As we all know, fruit and vegetable gardening is about the scarcity and then the glut – waiting for a crop then having too much simultaneously that you find yourself giving it away. For sure – it’s nice to share or give away a fruit basket or edible arrangement of your own home grown fruit – but what about saving some fresh fruit for later? We all know of preserves and relish, but what about freezing the real fruit?
Only to be rueing your unselfishness just weeks later when you are holding some floppy shop bought fruit or vegetables that have been delivered for a thousand miles. So what we all need is a way to freeze our fresh fruit and veg crop so we can use it in the future – but what about leafy greens – frequently called the superfoods – and how they become a grey-green mush once frozen? How can we keep frozen leaves from wilting and turning to mush?
Just recently researchers in Sweden University have found a new method of freezing fresh vegetables and fruit keeping cells alive which they say protects their firmness and most essentially taste and texture after defrosting.
The secret for keeping frozen leafy greens from losing shape?
Evidently, the answer lies in Trehalose, a natural sugar found in yeast, fungi and grass types that endure cold winters months better than plants and vegetables, and protects against cells from breaking down when ice crystals form. When the frost hits, these plants are extremely immune to browning off and eventually withering and dying. Never a good look when your speaking leafy greens – and completely unacceptable for a fruit gift hamper or get well message.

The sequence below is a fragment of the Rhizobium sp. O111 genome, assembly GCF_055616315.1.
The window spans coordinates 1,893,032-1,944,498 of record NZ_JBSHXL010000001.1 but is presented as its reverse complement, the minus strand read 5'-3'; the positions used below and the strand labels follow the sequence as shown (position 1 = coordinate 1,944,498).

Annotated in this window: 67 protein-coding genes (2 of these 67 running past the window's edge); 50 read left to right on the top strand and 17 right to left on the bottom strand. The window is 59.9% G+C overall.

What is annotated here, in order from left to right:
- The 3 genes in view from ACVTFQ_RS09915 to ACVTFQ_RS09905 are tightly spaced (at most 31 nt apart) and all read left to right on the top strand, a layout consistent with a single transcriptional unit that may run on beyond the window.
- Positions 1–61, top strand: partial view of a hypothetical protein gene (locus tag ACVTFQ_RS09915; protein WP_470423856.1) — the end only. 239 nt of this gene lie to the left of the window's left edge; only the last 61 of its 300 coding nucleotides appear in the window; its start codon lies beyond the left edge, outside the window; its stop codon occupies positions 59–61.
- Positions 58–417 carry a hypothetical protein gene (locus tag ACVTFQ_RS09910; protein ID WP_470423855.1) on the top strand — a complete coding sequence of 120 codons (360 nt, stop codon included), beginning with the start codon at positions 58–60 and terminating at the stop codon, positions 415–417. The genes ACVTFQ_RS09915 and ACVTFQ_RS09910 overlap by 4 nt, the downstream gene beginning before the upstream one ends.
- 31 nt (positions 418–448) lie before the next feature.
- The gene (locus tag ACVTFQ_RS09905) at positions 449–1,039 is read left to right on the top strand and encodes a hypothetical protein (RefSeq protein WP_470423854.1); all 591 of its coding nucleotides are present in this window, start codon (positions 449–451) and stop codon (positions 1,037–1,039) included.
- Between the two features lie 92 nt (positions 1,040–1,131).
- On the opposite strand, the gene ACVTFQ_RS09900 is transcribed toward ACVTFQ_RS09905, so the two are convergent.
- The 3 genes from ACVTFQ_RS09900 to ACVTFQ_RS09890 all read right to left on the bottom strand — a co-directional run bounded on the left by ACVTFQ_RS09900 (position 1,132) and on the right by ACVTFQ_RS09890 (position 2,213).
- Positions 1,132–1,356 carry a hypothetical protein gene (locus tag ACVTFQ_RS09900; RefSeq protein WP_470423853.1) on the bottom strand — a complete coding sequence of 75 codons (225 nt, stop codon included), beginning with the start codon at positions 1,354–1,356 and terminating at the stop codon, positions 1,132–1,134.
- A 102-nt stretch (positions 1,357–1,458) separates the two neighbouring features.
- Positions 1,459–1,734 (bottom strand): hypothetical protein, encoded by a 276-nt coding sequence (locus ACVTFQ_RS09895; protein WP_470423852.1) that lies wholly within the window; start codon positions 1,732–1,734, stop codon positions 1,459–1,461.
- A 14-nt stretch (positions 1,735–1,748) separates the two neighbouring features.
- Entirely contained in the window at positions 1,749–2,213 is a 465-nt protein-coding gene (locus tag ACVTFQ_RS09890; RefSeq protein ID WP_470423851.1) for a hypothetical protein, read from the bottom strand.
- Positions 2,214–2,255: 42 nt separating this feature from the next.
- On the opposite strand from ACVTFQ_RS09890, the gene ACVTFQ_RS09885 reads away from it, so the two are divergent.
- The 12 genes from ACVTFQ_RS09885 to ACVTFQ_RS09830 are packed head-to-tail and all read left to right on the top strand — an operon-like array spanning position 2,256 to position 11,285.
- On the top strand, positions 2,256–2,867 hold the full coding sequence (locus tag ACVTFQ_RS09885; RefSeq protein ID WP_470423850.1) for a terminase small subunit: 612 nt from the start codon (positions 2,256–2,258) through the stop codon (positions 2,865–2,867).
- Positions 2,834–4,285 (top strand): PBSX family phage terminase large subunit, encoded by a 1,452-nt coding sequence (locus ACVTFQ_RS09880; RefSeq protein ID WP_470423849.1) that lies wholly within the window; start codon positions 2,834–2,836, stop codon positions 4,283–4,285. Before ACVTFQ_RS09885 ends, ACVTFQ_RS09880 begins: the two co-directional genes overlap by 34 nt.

The concept is to put the vegetables inside a vacuum machine to extract the air within them. The air is then replaced with water containing the trehalose and a small-scale electrical pulse is applied to the vegetable to protect the cells from cold-induced harm.
“We use electric pulses because electric pulses will open pores inside the cells and then these pores are kind of gates that allow this option to get also inside,” says Consuela Hernandez-Gomez, associate professor of food solutions at Swedish University of Well-balanced Eating.
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The treated vegetables are then stored in a refrigerator. Once defrosted, the clinical researchers say they look, taste and feel as though they have just been harvested. Tests have so far applied to vegetables frozen for up to a month. Imagine how effective this storage would be for luxury fruit gifts and sharing hospital gifts? The impacts are remarkable for ongoing use in the gourmet hamper and gift basket industry – especially for the team at http://www.fruitbaskets.net.au/
“The key element of the method is that we keep the cells alive after thawing. It means that all the fresh-like characteristics will be intact. So the user would very likely not notice the difference (between our vegetables and fresh vegetables),” says Consuela.
Together with spinach, the team at University has also effectively given parsnips and strawberries the fountain of youth treatment. It is interesting to think that we could be sharing our own home grown local gifts with others through online shopping and making our own edible arrangements and fruit bowls for free delivery fresh or frozen! Potatoes were less successful due to their density. The team hopes that trehalose-treated frozen vegetables will be available for sale within a year.
Here at FruitBaskets.net.au we’re uncertain how far this innovation might be taken in relation to hospital get well fruit – but imagine being able to ship frozen fruit that presents as well as fresh fruit? The possibilities are literally endless, and technology has some real implications for fruit gift baskets.